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The Drill: When Windom's Erickson has the basketball, look out

Henry Erickson, a basketball player with the Windom Area Eagles, can both score and dish it out with the best of 'em.

 Windom Area,  Henry Erickson
Windom Area boys basketball player Henry Erickson. 01 19 22 Drill
Tim Middagh / The Globe
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WINDOM -- It is often said that the apple doesn’t fall far from the tree. And in the case of Windom Area High School junior guard Henry Erickson, the saying seems true.

Henry’s dad, Juhl Erickson, was once an outstanding playmaking basketball guard at Westbrook-Walnut Grove High School. Henry is an outstanding playmaking guard for the Eagles. They certainly do seem, though many seasons separate the 1991 W-WG graduate from the 2021-22 version, like two peas from a pod -- or apples of the same limited-issue variety.

Except that Juhl defers to his son when asked to make a comparison.

“Any father, I think, is always proud to say our kid’s doing better than we do. He’s a much better scorer, a much better shooter, and I think kids today are just better shooters. I maybe took one 3-point shot a game, possibly two once in a while. And the 3-point shot has become such a big part of the game that kids shoot more of those than they do 2-pointers a lot of times. I guess I’m proud to say he’s bettering the old man, but in the driveway there’s still a lot of pride at stake,” Juhl said, smiling.

In 1991, Juhl’s W-WG team made the state tournament in the schools’ first year of pairing. The “old man” led the Red Rock Conference in assists, with 11 per game.


 Windom Area,  Henry Erickson
Windom Area boys basketball player Henry Erickson goes up for a shot in practice. 01 19 22 Drill
Tim Middagh / The Globe

Until this year, Henry’s main job on the team seemed to be to handle the ball, pass it, and get a bunch of assists. This year, however, he is expected to score more points, though he still likes to pass.

“I like to get assists more. I just like distributing the ball. Me, seeing the court, I think that’s my best attribute. And I like it when my teammates score, also,” he said.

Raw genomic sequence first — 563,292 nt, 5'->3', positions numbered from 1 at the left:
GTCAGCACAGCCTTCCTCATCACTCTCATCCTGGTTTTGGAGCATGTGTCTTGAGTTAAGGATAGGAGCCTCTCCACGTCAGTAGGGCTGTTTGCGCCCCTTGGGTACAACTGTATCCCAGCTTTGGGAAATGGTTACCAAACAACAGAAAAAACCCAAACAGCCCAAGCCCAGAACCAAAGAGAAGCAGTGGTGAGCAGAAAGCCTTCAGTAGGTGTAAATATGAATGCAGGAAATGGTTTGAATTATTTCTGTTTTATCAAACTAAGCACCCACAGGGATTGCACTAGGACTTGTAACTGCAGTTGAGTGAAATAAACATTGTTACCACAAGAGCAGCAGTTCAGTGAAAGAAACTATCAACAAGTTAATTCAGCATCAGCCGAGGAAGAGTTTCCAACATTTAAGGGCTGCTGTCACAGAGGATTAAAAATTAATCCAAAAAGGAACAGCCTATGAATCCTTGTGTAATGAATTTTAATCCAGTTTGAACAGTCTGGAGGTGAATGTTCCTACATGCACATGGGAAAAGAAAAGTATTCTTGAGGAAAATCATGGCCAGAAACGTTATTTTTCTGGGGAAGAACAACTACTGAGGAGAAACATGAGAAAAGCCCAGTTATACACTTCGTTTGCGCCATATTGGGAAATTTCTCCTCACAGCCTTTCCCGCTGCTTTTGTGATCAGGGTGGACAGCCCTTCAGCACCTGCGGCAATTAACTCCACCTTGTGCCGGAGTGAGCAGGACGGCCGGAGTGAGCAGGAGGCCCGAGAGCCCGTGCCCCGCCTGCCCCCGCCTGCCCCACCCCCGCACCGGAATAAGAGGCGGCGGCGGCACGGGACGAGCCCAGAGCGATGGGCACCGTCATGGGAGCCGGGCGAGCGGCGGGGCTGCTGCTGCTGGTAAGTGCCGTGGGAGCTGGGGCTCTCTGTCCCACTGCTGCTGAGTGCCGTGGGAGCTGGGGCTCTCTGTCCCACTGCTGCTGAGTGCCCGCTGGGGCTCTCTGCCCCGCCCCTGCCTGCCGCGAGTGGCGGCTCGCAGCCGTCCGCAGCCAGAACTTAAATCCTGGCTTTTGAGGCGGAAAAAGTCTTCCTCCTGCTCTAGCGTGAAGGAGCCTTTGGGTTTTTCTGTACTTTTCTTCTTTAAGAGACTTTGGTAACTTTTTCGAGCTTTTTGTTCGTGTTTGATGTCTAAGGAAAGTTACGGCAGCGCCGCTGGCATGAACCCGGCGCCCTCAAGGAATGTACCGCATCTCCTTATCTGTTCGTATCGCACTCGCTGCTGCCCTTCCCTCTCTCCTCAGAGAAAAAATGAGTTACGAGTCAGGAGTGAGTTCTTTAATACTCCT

Henry should probably keep shooting, however. He scored a school-record 43 points last week in a win over Worthington. That’s confirmation, for ya.

Also a football and baseball player, Henry says he and his Eagle teammates want to make a good run in the section tournament this year, and maybe even make it to state. But he knows that will require continued hard work in practice, and in games getting more stops on defense.

Doug Wolter
Doug Wolter

This week’s Globe Drill subject was interviewed recently by The Globe sports department, and footage of him in practice was also taken. You can see the video online at . Here’s a sample of the interview:

QUESTION: What can you say about your ball-handling and shooting abilities?

ANSWER: “I got my ability to dribble and pass, I’ve been working hard in the gym each summer. I also come in here and shoot on the gun. We have two guns here for practice. I’ve watched YouTube videos on how to dribble and shoot. That’s probably where I got my skills from.”

QUESTION: How is it that you see the whole court so well when you’re playing basketball?


ANSWER: “When I see the court, it just seems open to me. I don’t really know how to explain it, but I think I got it from my dad. I just know where somebody’s going to be before that even happens.”

QUESTION: Have you got a special story to tell about something that happened to you in sports that you’ll never forget? Something that you’d say was a special moment?

ANSWER: “One thing I’ll always remember, when I was in fifth- or sixth-grade, we played in a basketball tournament. And we played a Mankato team, and they had a few 6-footers and we thought we were gonna get smoked. But then we ended up winning by, like, two or three in overtime. And it was a really fun game. After the game I felt so excited that we won, and I think I had a pass to my teammate and he scored with, like, 10 seconds left in the game to take the lead. And that was really fun.”

Doug Wolter joined the Worthington Globe in December of 1983 as a sports reporter. He later became sports editor, and then news editor and managing editor. In 2006 he moved to Mankato with his wife, Sandy, and served as an editor at the Mankato Free Press. In 2013 he and Sandy returned to Worthington to take up the job of sports editor at The Globe, and they have been in Worthington since.

Doug can be reached at
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